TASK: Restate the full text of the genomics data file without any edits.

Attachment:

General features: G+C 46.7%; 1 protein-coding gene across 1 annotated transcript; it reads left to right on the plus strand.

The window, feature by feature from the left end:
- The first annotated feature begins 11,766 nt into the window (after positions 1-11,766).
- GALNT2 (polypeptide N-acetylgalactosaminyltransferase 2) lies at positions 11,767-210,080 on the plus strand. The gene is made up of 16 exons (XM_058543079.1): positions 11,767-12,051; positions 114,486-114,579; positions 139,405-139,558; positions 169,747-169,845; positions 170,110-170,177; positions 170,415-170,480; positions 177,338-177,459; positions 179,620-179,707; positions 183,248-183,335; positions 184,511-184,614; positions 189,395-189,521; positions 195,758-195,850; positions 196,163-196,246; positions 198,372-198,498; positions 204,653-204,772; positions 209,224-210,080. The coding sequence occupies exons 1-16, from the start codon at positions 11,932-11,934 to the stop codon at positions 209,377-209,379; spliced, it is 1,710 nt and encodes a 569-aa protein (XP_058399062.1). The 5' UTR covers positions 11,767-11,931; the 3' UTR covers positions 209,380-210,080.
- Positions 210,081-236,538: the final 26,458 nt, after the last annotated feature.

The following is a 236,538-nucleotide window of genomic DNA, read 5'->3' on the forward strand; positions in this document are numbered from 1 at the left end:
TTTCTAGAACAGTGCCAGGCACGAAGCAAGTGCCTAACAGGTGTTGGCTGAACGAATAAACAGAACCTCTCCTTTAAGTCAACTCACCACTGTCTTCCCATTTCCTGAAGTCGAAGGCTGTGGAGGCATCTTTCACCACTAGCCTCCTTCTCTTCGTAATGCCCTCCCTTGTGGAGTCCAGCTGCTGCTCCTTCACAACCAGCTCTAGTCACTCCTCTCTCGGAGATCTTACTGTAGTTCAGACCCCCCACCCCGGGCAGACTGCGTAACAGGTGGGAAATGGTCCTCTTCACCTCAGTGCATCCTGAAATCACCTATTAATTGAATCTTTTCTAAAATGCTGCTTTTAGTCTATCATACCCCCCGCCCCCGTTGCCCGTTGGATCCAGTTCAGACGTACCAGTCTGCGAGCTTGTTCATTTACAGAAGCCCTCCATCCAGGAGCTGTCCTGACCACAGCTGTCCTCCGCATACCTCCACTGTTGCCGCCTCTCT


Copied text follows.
General features: G+C 46.7%; 1 protein-coding gene across 1 annotated transcript; it reads left to right on the plus strand.

The window, feature by feature from the left end:
- The first annotated feature begins 11,766 nt into the window (after positions 1-11,766).
- GALNT2 (polypeptide N-acetylgalactosaminyltransferase 2) lies at positions 11,767-210,080 on the plus strand. The gene is made up of 16 exons (XM_058543079.1): positions 11,767-12,051; positions 114,486-114,579; positions 139,405-139,558; positions 169,747-169,845; positions 170,110-170,177; positions 170,415-170,480; positions 177,338-177,459; positions 179,620-179,707; positions 183,248-183,335; positions 184,511-184,614; positions 189,395-189,521; positions 195,758-195,850; positions 196,163-196,246; positions 198,372-198,498; positions 204,653-204,772; positions 209,224-210,080. The coding sequence occupies exons 1-16, from the start codon at positions 11,932-11,934 to the stop codon at positions 209,377-209,379; spliced, it is 1,710 nt and encodes a 569-aa protein (XP_058399062.1). The 5' UTR covers positions 11,767-11,931; the 3' UTR covers positions 209,380-210,080.
- Positions 210,081-236,538: the final 26,458 nt, after the last annotated feature.

The following is a 236,538-nucleotide window of genomic DNA, read 5'->3' on the forward strand; positions in this document are numbered from 1 at the left end:
TTTCTAGAACAGTGCCAGGCACGAAGCAAGTGCCTAACAGGTGTTGGCTGAACGAATAAACAGAACCTCTCCTTTAAGTCAACTCACCACTGTCTTCCCATTTCCTGAAGTCGAAGGCTGTGGAGGCATCTTTCACCACTAGCCTCCTTCTCTTCGTAATGCCCTCCCTTGTGGAGTCCAGCTGCTGCTCCTTCACAACCAGCTCTAGTCACTCCTCTCTCGGAGATCTTACTGTAGTTCAGACCCCCCACCCCGGGCAGACTGCGTAACAGGTGGGAAATGGTCCTCTTCACCTCAGTGCATCCTGAAATCACCTATTAATTGAATCTTTTCTAAAATGCTGCTTTTAGTCTATCATACCCCCCGCCCCCGTTGCCCGTTGGATCCAGTTCAGACGTACCAGTCTGCGAGCTTGTTCATTTACAGAAGCCCTCCATCCAGGAGCTGTCCTGACCACAGCTGTCCTCCGCATACCTCCACTGTTGCCGCCTCTCT